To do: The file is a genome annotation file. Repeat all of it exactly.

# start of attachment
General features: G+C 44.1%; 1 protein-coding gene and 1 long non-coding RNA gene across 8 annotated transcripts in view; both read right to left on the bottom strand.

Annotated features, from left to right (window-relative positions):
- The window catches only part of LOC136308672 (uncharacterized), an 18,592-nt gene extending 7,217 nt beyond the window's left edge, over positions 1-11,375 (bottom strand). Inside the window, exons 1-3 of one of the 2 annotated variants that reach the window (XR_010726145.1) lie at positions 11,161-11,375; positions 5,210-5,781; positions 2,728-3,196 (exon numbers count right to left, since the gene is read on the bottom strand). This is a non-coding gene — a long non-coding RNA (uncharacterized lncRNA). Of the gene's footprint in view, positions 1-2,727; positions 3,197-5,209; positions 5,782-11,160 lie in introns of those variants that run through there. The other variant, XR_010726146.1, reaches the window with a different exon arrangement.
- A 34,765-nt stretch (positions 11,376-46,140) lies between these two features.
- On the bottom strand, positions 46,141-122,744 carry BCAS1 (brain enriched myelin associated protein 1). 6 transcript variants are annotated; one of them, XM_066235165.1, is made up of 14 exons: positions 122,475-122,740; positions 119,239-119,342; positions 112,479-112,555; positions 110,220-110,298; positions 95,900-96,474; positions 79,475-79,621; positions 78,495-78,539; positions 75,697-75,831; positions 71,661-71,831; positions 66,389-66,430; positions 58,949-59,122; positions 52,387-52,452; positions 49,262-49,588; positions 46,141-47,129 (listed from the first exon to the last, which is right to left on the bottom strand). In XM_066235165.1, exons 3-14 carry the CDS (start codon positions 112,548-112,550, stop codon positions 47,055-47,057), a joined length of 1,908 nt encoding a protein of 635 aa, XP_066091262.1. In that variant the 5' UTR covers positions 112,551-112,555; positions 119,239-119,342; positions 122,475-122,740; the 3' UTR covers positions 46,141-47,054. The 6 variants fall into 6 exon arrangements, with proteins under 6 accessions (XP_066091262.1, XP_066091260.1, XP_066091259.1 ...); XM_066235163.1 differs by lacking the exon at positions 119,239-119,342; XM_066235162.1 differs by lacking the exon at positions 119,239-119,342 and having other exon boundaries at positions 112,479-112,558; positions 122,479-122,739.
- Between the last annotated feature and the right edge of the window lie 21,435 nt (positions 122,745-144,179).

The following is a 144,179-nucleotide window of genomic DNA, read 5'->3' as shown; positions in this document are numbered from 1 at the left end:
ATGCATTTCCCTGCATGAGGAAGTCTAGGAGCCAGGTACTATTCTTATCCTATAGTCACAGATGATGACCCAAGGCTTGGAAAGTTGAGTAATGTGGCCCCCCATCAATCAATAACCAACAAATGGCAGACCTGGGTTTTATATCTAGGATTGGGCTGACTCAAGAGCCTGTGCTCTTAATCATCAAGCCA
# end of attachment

General features: G+C 44.1%; 1 protein-coding gene and 1 long non-coding RNA gene across 8 annotated transcripts in view; both read right to left on the bottom strand.

Annotated features, from left to right (window-relative positions):
- The window catches only part of LOC136308672 (uncharacterized), an 18,592-nt gene extending 7,217 nt beyond the window's left edge, over positions 1-11,375 (bottom strand). Inside the window, exons 1-3 of one of the 2 annotated variants that reach the window (XR_010726145.1) lie at positions 11,161-11,375; positions 5,210-5,781; positions 2,728-3,196 (exon numbers count right to left, since the gene is read on the bottom strand). This is a non-coding gene — a long non-coding RNA (uncharacterized lncRNA). Of the gene's footprint in view, positions 1-2,727; positions 3,197-5,209; positions 5,782-11,160 lie in introns of those variants that run through there. The other variant, XR_010726146.1, reaches the window with a different exon arrangement.
- A 34,765-nt stretch (positions 11,376-46,140) lies between these two features.
- On the bottom strand, positions 46,141-122,744 carry BCAS1 (brain enriched myelin associated protein 1). 6 transcript variants are annotated; one of them, XM_066235165.1, is made up of 14 exons: positions 122,475-122,740; positions 119,239-119,342; positions 112,479-112,555; positions 110,220-110,298; positions 95,900-96,474; positions 79,475-79,621; positions 78,495-78,539; positions 75,697-75,831; positions 71,661-71,831; positions 66,389-66,430; positions 58,949-59,122; positions 52,387-52,452; positions 49,262-49,588; positions 46,141-47,129 (listed from the first exon to the last, which is right to left on the bottom strand). In XM_066235165.1, exons 3-14 carry the CDS (start codon positions 112,548-112,550, stop codon positions 47,055-47,057), a joined length of 1,908 nt encoding a protein of 635 aa, XP_066091262.1. In that variant the 5' UTR covers positions 112,551-112,555; positions 119,239-119,342; positions 122,475-122,740; the 3' UTR covers positions 46,141-47,054. The 6 variants fall into 6 exon arrangements, with proteins under 6 accessions (XP_066091262.1, XP_066091260.1, XP_066091259.1 ...); XM_066235163.1 differs by lacking the exon at positions 119,239-119,342; XM_066235162.1 differs by lacking the exon at positions 119,239-119,342 and having other exon boundaries at positions 112,479-112,558; positions 122,479-122,739.
- Between the last annotated feature and the right edge of the window lie 21,435 nt (positions 122,745-144,179).

The following is a 144,179-nucleotide window of genomic DNA, read 5'->3' as shown; positions in this document are numbered from 1 at the left end:
ATGCATTTCCCTGCATGAGGAAGTCTAGGAGCCAGGTACTATTCTTATCCTATAGTCACAGATGATGACCCAAGGCTTGGAAAGTTGAGTAATGTGGCCCCCCATCAATCAATAACCAACAAATGGCAGACCTGGGTTTTATATCTAGGATTGGGCTGACTCAAGAGCCTGTGCTCTTAATCATCAAGCCA